Let's review the equation, shall we?  The charming Jason Segel + the charming Emily Blunt + the very funny Chris Pratt (Parks and Rec) + the equally amusing Alison Brie (Community) + a comedy of errors + a fair amount of heart = _________.  By my calculations, the blank on this worksheet should be filled in with something along the lines of "success" or "hilarity."  Somehow, though, the math has been botched.  The formula has been tampered with.  These elements do not add up to the pleasant, raunchy, good natured comedy that The Five-Year Engagement should have been, but instead lead a confusing mess of fractures, misplaced decimal points, and faulty mechanics that frustrate the basic narrative and lead to a film in the midst of an identity crisis.

Five-Year begins on with a few promising notes.  Tom (Segel) and Violet (Blunt) are a young couple in love.  They mix well together, and we sense we'd be alright seeing them tie the knot.  Life, however, has other plans.  Five-Year runs 20 minutes too long and becomes hampered by the worst parts of reality infringing on what could otherwise be a slick piece of celluloid.  Tom and Violet move, they're underemployed, they have accidental affairs, they go to graduate school, they breakup, they makeup, they become bored with one another, they change their minds again.  The writing isn't smart enough to sustain the twists and turns, and the story collapses in on itself.  There's a great moment or two (Brie and Blunt have a Cookie Monster and Elmo-voiced heated discussion worth a look), but they're tucked under the nonsense. Tom and Violet are, basically, the couple you know in real life who you start to hate to hear about and you're just like do it or don't, but let's move on.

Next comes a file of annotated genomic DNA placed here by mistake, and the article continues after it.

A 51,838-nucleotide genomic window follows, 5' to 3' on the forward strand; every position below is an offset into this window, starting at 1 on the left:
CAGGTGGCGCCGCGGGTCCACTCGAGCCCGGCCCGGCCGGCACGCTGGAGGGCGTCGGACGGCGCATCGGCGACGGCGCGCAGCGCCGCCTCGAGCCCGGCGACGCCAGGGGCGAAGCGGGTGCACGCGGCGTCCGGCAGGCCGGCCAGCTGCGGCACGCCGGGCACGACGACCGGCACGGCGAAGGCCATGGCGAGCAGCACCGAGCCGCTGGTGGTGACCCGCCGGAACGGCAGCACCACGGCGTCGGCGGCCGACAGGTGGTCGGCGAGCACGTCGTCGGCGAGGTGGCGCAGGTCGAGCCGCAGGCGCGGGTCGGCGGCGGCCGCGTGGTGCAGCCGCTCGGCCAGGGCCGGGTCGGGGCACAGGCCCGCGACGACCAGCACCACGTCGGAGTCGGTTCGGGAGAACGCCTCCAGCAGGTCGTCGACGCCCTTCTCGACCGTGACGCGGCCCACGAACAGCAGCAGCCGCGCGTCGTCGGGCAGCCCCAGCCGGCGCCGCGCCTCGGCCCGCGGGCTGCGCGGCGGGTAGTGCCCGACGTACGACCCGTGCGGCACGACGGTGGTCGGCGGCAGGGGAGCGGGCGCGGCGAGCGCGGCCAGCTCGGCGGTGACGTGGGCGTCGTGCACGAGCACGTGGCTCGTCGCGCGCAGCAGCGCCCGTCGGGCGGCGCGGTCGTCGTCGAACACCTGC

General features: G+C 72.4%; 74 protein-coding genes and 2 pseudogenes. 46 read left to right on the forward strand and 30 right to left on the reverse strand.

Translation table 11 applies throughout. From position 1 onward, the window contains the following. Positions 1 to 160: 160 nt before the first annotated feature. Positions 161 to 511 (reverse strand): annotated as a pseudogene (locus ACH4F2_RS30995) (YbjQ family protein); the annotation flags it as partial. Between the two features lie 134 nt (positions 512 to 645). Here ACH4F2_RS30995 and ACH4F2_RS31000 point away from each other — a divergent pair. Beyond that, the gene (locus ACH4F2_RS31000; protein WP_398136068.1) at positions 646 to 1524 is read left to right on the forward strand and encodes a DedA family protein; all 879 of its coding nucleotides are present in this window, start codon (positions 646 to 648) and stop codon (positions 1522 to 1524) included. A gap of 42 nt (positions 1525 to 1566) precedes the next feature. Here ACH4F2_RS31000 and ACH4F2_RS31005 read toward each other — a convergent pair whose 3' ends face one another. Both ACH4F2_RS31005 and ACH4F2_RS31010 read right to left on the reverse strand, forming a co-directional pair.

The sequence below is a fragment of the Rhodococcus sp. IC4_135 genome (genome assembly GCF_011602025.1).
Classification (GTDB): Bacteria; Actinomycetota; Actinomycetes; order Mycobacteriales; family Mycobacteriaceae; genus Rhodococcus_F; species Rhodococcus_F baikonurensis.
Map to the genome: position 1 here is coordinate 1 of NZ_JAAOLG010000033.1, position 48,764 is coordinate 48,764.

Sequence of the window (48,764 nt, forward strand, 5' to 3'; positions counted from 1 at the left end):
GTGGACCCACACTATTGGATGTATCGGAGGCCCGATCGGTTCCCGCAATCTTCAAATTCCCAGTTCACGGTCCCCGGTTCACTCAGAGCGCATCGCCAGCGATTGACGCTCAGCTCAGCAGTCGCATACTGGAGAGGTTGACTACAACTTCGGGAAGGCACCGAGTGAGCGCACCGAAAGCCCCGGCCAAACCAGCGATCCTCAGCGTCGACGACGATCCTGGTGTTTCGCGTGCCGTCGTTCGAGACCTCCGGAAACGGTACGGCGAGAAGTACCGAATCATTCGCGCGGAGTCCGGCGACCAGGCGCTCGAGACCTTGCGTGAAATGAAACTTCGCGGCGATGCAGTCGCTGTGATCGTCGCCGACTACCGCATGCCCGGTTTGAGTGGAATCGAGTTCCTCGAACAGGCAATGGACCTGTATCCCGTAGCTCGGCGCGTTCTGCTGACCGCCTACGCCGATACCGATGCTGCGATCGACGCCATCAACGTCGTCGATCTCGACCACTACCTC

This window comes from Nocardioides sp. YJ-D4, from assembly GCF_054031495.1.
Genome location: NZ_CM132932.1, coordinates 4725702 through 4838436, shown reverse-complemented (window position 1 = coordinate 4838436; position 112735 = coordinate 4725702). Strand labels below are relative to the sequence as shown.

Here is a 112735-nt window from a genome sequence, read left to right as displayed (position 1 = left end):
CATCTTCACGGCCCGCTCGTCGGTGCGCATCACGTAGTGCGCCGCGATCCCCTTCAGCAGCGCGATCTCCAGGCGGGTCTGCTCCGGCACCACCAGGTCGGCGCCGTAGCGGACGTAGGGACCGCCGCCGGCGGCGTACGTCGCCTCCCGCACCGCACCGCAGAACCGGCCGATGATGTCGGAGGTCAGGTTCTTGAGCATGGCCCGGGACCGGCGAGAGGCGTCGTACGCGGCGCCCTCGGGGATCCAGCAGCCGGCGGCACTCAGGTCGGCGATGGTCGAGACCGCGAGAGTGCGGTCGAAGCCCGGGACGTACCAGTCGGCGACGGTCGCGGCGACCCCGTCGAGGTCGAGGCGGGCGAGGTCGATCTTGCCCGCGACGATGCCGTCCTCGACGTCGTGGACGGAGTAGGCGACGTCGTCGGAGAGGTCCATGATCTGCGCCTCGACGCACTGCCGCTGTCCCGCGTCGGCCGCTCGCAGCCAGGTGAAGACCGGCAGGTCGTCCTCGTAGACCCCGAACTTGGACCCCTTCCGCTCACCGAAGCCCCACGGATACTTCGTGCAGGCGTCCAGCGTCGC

Under 250: People Like Us

What People Like Us has going for it is its ability to craft characters who read as real people.  They are human, they are flawed, and they are dancing around the creation of relationships that are fairly engaging.  Where the film fails, however, is in cutting through the bullshit and allowing the characters to actually mine those relationships with honesty.  While the film is thankfully nowhere near the sunrise-soaked cheese it could have been, it struggles with setting these characters too firmly in a melodrama too touched with soap opera-style issues to be truly satisfying.  The problem, you see, is that the story keeps half of its characters in suspense while neglecting its audience.  Sam (Chris Pine) returns home for the funeral of his father.  He didn't get along so well with the old man, and he carries more passive anger along on his visit than sadness.  As he begins settling his dad's estate, he learns that his father had another family, that he has a sister (Elizabeth Banks) and nephew (Michael Hall D'Addario) he never knew about.  Therein lies the problem.

People Like Us tells us right off that this is his sister.  Somehow, Sam just knows, and he spends much of the film trying to get closer to them without revealing this information to his secret sister.  This is, I think, perhaps creepier than if he tries to get closer to them to solve the mystery. Why can't he go along thinking this is a young mistress instead of knowing it's his sister?  Why can't he tell them?  Why doesn't he think it's kind of weird that he's getting close to this unstable woman who maybe is starting to have a crush on him?  Why wouldn't he just be like: look, so it turns out you're probably me sister, I didn't like dad either, you wanna try and make a decent family out of the ashes of his awfulness?  These are real problems the film is content to draw out for no apparent reason.  There are compelling elements here, but they're ultimately not arranged in a way that's satisfying.